Struggling to keep it short, sweet, and punchy? Pictures are still worth 1,000 words. Source: Really Good Emails

4. Get Smart About Spam Triggers

Even if you’ve nailed your subject line, have a professional name in the From box, and aren’t sending out an excessive number of emails, there are still plenty of ways for your emails to wind up in the spam folder.

Putting all that hard work into an email copy only to say the wrong thing and get flagged as spam would really blow, yeah?

Before you hit send, double-check that your copy doesn’t contain a smattering of spam trigger words. They’re a big no-no in subject lines, but some marketers like OptinMonster are starting to report that spam triggers activate if they’re in the body, too.

Then, double-check your copy for these spammy traits:

  • All caps: All caps on the internet is SHOUTING. Definitely don’t do it in your email subject line and use extreme caution in your copy.
  • Misleading headings or subject lines. It’s actually illegal to intentionally mislead readers with your subject line. Doing so in your copy headings will also inspire confusion and distrust.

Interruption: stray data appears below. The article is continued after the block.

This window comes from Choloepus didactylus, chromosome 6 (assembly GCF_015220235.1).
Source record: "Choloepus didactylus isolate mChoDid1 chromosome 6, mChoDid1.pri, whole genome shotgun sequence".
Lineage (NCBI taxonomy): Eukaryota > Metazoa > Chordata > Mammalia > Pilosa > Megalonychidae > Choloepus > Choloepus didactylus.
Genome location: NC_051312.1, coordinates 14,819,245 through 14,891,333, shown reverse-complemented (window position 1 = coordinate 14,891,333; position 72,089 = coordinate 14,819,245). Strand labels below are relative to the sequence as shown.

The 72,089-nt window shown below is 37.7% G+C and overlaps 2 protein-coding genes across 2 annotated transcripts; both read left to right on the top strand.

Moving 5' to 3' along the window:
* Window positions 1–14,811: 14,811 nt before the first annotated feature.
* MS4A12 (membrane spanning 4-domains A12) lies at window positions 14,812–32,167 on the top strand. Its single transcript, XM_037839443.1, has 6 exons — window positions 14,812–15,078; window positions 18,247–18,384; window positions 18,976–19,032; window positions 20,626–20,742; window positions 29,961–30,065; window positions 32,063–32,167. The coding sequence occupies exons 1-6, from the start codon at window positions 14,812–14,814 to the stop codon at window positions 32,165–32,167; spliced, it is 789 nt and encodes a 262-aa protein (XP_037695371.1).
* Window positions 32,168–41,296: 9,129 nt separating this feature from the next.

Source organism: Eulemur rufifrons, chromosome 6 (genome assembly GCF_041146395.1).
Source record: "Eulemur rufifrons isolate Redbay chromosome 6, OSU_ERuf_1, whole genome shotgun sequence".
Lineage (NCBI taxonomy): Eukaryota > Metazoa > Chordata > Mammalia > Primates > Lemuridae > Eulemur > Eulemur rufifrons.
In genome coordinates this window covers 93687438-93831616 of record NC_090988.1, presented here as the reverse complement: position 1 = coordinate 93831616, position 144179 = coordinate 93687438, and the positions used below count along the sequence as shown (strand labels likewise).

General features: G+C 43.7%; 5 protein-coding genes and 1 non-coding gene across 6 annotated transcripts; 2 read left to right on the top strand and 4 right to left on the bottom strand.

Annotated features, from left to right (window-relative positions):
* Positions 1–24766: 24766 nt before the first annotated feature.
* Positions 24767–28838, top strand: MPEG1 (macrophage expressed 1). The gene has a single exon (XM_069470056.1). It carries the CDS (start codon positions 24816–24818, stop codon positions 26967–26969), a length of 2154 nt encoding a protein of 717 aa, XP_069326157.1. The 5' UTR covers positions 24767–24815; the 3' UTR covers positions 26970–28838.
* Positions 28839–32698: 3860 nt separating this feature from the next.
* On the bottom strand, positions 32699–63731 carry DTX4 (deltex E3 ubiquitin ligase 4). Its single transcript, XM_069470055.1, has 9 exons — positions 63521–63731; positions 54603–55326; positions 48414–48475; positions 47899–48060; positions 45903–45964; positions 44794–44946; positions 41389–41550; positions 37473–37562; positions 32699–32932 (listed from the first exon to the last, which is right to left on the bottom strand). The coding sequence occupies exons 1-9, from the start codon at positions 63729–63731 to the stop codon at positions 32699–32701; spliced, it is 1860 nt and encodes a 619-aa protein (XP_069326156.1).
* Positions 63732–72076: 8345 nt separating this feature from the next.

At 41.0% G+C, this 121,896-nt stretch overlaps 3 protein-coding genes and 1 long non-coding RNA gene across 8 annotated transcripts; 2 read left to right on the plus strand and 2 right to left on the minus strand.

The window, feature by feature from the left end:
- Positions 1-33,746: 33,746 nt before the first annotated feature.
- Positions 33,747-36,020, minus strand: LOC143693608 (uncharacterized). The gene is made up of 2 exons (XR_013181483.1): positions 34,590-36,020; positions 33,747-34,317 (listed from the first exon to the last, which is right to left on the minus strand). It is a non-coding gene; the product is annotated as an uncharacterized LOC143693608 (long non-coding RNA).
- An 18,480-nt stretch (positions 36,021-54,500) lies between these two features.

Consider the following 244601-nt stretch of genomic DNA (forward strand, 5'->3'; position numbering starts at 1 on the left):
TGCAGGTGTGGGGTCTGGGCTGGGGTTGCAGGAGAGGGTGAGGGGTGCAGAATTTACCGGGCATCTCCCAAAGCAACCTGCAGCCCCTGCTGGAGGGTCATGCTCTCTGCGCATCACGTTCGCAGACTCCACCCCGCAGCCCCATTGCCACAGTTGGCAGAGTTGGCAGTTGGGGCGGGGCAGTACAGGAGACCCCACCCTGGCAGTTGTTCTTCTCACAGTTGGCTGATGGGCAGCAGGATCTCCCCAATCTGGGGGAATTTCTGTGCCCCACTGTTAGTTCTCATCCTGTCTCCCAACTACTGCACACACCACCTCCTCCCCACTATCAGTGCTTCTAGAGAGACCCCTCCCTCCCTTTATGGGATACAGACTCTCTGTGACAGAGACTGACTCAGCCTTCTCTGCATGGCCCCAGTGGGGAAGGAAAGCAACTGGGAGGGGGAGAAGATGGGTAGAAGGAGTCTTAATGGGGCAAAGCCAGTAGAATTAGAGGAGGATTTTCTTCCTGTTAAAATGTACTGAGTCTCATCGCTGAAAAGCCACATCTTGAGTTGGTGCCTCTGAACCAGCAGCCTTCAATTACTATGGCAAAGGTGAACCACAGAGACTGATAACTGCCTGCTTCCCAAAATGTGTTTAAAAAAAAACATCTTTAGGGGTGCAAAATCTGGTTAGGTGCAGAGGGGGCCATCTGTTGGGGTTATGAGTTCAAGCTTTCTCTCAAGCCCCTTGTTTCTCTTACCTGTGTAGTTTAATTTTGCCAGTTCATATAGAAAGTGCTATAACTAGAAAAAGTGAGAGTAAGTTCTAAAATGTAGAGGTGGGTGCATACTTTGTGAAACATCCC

• A lack of transparency features. Make sure you’ve got a physical address (a PO box is fine), unsubscribe link, and valid contact information. If that’s not included in your email’s design, it will need to be in the body.

These emails came from the spam folder of the same account above. Notice that some of the senders are the same as above. What are they doing wrong in these emails?

5. Give the Reader Just One Thing to Do

Many emails have CTAs – you’ve gotta have one if you want your readers to convert. However, the CTA in email copy is a little different from a CTA in content.

In content writing, your CTA comes after the content, and often functions like a thoughtful addendum – but the real focus is the content itself.

In email writing, your entire copy should revolve around your CTA.

Your CTA is the reason you’re writing your email. It’s the focusing element.

Whether you’re writing a value-focused or sales email, make your CTA clear, place it centrally, and emphasize one action.

Use simple words that evoke the fear of missing out.